Extracted from his book ‘Islam Undressed‘,
available free upon request.
, probably no modern industrialized nation has suffered to the degree that
Russians have at the hands of Islamic terrorists. Having held the “Great
Satan” title long before it was transferred to the
, Muslim militants have taken particular glee in tormenting Russians.
Muslim sites have posted movies depicting the beheading of Russian
soldiers long before such acts became a spectacle to Westerns. What could
collectively be described as
’s Sept 11th occurred late Aug, 2004, when homicide bombers brought down
two commercial airliners, then a suicide bombing targeting commuters in
, followed a few days later by a bloody hostage incident at a school
killing hundreds of women and children. On Sept 3rd, 2004, the spectacle
of children being mowed down by automatic fire forced commandos to storm
School No. 1 in the southern Russian town of
, bringing the nation's worst hostage crisis to a shattering end of
gunfire, explosions, …and death. Ten Russian commandos also died trying
to prevent the slaughtering frenzy as crying children tried to flee
through the explosions and gunfire, some naked and covered in blood.
Though the dead Islamic terrorists will be worshiped with other
suicide/homicide extremists in large parts of the Muslim world, I suspect
that it is only those Russian commandos, with the parents and teachers who
also died trying to save the children, which will be accepted into heaven
for their bravery and good deeds. Worldly praise and worship by peers
notwithstanding, the reward waiting for the Muslim cowards for their
behavior was not 72 virgins, boys like pearls, mansions, riches, and
unbounded food and gluttony. If it takes an eternity, the unbending
demands of Justice will be fully satisfied for the horrible Men and Women,
and all others remotely culpable for acts against the innocent, divinely
created, and loved children of Beslan.
2004, a gang of men and women stormed into the secondary school in Beslan
province during a ceremony to mark the first day of the new school year.
According to The New York Times, when the terrorists took over the Russian
elementary school, they shouted "Allahu akbar" (Allah is Great).
The terrorists had previously stockpiled weapons and explosives at the
school in the well-planned operation. Regional Interior Minister Kazbek
Dzantiyev making contact reported at that time "They had said that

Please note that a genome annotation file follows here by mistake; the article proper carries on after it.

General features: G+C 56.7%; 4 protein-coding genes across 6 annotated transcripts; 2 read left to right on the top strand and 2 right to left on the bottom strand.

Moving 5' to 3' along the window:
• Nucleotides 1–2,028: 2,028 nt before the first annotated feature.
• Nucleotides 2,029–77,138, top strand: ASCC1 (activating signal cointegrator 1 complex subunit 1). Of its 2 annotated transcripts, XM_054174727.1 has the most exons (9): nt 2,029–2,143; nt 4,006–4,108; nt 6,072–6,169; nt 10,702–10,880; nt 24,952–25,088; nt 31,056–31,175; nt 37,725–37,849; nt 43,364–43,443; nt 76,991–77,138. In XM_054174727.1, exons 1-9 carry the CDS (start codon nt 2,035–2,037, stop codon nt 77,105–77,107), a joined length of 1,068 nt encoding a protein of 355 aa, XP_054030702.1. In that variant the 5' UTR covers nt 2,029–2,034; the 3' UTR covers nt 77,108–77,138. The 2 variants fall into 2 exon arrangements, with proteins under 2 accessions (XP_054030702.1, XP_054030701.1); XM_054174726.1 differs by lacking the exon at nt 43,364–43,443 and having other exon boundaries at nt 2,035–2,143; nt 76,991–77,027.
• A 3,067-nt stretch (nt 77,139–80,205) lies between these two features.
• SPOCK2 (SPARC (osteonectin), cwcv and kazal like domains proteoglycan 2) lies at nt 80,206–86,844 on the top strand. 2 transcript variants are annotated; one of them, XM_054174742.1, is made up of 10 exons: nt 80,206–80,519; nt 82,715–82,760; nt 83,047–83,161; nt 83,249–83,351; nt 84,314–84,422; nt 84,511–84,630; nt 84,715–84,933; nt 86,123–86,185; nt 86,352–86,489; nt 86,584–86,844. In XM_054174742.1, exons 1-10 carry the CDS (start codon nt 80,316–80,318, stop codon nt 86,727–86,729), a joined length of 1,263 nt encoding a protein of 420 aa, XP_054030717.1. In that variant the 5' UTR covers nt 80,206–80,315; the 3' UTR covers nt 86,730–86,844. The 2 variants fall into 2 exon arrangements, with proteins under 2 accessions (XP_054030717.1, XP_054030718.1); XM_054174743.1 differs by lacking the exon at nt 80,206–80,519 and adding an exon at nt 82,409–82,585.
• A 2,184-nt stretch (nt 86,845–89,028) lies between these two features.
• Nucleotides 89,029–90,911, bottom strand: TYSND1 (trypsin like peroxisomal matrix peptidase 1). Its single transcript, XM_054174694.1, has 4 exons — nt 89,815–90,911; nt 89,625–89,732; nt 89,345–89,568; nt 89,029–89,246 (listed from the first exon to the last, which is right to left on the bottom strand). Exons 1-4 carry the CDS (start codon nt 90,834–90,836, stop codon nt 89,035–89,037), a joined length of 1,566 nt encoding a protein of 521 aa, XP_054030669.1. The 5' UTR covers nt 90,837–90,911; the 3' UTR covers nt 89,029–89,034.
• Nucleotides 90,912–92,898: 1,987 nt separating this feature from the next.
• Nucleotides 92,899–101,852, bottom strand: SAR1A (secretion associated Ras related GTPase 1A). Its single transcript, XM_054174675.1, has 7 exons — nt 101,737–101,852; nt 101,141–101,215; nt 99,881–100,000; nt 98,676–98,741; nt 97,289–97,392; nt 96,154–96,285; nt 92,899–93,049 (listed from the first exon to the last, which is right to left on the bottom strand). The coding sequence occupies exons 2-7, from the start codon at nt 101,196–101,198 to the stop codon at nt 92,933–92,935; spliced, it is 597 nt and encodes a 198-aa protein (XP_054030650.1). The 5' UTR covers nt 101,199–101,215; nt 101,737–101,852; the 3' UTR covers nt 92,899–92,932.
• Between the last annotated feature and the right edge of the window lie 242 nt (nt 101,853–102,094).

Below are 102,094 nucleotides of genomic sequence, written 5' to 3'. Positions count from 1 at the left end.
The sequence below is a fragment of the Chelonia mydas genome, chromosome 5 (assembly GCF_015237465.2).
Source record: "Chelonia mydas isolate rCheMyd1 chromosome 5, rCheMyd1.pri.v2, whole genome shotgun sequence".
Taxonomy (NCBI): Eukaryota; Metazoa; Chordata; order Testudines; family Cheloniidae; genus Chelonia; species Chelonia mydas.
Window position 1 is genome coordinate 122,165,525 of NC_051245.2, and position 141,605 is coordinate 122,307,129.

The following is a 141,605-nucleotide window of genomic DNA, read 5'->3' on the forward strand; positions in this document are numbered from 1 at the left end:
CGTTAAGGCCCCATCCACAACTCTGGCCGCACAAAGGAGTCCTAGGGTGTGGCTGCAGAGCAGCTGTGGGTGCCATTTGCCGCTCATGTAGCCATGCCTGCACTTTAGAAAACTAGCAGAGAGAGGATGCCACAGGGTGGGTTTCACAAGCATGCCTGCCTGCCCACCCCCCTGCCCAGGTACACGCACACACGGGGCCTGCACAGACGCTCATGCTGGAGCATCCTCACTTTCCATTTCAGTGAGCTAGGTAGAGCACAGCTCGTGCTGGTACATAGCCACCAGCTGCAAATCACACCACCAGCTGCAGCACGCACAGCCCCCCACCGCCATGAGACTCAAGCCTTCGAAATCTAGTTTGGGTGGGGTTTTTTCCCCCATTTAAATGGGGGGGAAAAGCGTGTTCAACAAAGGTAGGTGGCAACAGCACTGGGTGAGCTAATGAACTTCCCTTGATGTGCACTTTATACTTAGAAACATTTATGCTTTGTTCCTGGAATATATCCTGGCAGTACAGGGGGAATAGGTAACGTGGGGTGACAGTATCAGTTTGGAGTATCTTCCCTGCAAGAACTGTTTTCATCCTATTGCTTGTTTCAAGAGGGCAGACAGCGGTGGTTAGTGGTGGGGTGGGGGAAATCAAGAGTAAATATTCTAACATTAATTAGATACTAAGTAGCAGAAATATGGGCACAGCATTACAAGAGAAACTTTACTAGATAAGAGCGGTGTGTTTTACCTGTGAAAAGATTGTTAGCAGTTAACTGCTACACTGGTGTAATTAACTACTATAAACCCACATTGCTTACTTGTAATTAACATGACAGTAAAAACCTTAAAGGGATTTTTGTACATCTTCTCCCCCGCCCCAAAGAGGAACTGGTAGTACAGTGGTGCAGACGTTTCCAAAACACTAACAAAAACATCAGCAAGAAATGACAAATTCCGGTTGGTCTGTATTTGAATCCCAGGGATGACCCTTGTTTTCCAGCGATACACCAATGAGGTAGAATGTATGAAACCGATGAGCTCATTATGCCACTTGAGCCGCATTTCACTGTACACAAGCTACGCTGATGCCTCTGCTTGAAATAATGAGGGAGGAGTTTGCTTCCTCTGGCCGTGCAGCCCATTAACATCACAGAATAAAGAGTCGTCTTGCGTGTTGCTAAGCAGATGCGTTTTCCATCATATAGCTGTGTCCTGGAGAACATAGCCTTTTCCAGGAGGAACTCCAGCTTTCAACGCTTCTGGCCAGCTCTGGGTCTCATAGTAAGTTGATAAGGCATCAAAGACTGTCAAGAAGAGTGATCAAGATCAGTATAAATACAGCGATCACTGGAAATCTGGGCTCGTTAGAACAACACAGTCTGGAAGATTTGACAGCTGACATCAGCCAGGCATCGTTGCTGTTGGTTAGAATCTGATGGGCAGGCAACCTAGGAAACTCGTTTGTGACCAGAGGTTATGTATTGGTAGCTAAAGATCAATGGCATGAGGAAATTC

for every fighter wiped out they will kill 50 children and for every
fighter wounded -- 20". After the mayhem a cameraman for the British
network ITN reported seeing around 100 bodies in the gymnasium where about
1,200 hostages were held, mostly women and children.
's Interfax news agency reported the assault was triggered following
several explosions when either several hostage takers attempted escape, or
panicked hostages made a break for freedom, possibly driven by extreme
thirst. It began after militants had agreed to let
retrieve the bodies of people killed early in the raid. Explosions went
off as the emergency personnel went to get the bodies, and hostages may
have taken the noise as a signal to flee. Militants then opened fire on
fleeing hostages and security forces were compelled to returned fire. The
Interfax new agency reported some terrorists split into three groups to
blend in with the fleeing hostages and took refuge in a nearby home. Once
the hostage-takers sought to flee, commandos moved in. Huge columns of
smoke billowed from the school, where windows were shattered, part of roof
gone and another part charred. The scene around the school was chaotic,
with people running through the streets, the wounded carried off on
stretchers. An Associated Press reporter saw ambulances speeding by, the
windows streaked with blood. Four armed men in civilian clothes ran by,
shouting, "A militant ran this way." Soldiers and men in
civilian clothes carried children, some naked or clad only in underpants,
some covered in blood, to a temporary hospital set up behind an armored
personnel carrier. The children drank eagerly from bottles of water given
to them once they reached safety. One unidentified woman freed Thursday
told Izvestia that during the night children occasionally began to cry,
adding: "then the fighters would fire in the air to restore
quiet". Prosecutor-General Vladimir Ustinov said 326 hostages were
killed and 727 wounded in the attack, with some still unaccounted for.
Soon after Beslan, a message attributed to Chechen rebel leader Shamil
Basayev was posted on his Kavkaz-Center Web site. In it he proposed to
exchange Chechnyan independence for security, threatening more attacks.
"…we are not bound by any circumstances or by anybody, and will
fight by our rules, as is comfortable and beneficial for us," he
wrote. He also put the ultimate blame for the school siege on Putin, and
appealed to the world to recognize the righteousness of the Chechen cause.
Negotiators said the
hostage-takers had repeatedly refused offers of food and water throughout
the standoff. "They are very cruel people, we are facing a ruthless
enemy," said Leonid Roshal, a pediatrician involved in the
negotiations. Correspondents say many of those released were desperate for
water when they came out, and some were barely able to stand. Many of the
children were only partly clothed because of the stifling heat in the
gymnasium where they had been held since the militants took the building